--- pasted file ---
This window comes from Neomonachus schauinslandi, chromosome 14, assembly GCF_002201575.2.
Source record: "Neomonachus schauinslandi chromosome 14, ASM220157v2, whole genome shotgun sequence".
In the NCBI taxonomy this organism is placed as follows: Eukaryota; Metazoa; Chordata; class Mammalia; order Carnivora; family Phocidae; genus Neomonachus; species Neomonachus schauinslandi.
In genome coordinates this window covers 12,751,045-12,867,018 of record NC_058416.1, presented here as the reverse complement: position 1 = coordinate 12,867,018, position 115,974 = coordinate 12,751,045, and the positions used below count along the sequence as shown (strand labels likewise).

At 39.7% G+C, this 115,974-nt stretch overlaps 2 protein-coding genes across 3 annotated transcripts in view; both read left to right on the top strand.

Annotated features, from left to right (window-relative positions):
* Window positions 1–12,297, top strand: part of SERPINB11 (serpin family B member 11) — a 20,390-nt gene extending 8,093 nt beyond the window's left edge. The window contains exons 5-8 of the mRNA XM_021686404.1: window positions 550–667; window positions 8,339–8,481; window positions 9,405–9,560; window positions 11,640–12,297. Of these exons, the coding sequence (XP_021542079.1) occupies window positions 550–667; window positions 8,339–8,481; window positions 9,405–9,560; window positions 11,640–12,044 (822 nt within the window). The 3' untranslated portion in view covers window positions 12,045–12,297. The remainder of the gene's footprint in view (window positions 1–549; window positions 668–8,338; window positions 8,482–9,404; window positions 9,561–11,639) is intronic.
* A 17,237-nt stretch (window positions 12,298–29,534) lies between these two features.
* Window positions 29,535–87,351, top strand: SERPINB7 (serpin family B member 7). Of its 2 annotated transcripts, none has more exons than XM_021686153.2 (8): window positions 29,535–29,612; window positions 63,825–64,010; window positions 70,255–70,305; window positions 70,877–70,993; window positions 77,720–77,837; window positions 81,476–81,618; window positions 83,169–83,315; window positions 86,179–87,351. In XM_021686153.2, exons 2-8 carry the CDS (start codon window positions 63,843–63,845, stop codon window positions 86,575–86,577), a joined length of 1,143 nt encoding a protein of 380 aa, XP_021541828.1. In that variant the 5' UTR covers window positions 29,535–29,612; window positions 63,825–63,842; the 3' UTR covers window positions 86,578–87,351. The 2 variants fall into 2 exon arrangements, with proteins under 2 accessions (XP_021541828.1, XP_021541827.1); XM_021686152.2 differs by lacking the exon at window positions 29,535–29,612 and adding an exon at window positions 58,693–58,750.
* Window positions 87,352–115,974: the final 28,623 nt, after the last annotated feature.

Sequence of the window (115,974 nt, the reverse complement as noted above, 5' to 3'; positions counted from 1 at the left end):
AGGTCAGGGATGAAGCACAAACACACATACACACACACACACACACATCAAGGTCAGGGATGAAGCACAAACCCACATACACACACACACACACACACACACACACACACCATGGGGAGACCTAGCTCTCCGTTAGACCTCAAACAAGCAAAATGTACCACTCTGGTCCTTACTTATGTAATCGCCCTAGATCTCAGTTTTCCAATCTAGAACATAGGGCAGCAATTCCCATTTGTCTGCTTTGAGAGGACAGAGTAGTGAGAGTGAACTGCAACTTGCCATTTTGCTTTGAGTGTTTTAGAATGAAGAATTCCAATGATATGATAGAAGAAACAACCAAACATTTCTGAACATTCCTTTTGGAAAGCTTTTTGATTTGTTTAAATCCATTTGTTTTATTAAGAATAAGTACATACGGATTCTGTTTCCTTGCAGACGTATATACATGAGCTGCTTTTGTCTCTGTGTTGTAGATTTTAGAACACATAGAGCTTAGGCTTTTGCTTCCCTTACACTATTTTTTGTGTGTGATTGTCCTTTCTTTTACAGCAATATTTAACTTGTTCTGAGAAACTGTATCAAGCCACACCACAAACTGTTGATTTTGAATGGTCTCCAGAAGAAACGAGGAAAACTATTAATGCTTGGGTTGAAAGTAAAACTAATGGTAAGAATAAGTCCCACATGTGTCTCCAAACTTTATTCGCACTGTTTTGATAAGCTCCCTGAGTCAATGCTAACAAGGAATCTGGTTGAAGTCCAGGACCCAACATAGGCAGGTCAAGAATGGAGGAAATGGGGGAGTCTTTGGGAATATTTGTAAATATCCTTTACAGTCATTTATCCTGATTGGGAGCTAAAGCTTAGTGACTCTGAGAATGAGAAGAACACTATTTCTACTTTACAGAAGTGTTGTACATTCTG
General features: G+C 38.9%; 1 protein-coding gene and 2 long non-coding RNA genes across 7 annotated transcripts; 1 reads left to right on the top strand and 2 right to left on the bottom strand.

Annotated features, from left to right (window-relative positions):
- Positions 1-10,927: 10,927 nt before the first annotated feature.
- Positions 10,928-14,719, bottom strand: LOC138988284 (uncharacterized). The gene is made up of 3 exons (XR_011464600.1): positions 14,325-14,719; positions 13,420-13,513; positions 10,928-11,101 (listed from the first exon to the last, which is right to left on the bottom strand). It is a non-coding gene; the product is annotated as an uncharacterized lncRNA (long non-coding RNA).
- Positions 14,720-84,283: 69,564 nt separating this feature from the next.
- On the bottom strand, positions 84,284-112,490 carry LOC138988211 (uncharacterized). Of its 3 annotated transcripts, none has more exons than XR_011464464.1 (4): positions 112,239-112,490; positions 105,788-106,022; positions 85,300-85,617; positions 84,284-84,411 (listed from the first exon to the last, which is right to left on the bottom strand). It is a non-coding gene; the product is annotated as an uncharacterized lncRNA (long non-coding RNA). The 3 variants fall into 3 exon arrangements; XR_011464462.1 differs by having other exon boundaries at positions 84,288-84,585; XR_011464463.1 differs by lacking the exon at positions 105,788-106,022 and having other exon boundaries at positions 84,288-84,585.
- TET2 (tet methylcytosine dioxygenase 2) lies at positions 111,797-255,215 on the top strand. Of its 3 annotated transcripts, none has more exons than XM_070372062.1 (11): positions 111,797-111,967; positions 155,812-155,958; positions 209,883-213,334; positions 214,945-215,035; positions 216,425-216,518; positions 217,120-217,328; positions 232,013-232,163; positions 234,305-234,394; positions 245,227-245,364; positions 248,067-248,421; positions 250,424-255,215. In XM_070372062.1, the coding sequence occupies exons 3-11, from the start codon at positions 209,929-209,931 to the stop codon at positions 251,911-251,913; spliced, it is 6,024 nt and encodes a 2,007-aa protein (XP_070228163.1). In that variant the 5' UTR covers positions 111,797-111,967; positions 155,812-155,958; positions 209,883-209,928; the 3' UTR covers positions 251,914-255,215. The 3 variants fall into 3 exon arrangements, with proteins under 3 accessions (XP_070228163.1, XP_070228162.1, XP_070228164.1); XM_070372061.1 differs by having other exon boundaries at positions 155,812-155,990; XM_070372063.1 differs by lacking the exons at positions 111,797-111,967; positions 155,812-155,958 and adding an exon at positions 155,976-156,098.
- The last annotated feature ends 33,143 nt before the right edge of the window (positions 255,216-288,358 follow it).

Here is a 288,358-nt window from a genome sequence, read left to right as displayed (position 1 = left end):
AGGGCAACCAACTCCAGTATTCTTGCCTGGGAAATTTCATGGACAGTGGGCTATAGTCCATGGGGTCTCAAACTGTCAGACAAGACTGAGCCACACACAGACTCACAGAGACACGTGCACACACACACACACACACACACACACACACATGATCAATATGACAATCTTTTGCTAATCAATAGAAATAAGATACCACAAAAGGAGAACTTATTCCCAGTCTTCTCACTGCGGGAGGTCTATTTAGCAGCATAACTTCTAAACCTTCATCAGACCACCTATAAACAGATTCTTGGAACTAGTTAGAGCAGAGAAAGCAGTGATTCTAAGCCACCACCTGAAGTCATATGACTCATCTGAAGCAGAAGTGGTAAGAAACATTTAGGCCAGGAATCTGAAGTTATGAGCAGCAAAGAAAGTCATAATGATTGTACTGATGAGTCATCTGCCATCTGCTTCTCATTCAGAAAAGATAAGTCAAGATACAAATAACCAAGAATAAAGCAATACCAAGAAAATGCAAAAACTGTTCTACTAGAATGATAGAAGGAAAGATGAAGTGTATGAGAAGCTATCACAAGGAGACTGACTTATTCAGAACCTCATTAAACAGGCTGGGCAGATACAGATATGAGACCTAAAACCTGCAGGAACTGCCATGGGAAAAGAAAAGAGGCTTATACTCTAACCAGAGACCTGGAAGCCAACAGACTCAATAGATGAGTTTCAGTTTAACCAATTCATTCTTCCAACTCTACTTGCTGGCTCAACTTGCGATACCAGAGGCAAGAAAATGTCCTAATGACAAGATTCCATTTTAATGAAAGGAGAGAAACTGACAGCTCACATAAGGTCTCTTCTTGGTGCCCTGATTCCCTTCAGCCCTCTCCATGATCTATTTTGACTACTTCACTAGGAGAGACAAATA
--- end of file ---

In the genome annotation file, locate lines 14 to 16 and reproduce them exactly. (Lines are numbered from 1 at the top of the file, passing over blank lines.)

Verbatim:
Annotated features, from left to right (window-relative positions):
- Positions 1-10,927: 10,927 nt before the first annotated feature.
- Positions 10,928-14,719, bottom strand: LOC138988284 (uncharacterized). The gene is made up of 3 exons (XR_011464600.1): positions 14,325-14,719; positions 13,420-13,513; positions 10,928-11,101 (listed from the first exon to the last, which is right to left on the bottom strand). It is a non-coding gene; the product is annotated as an uncharacterized lncRNA (long non-coding RNA).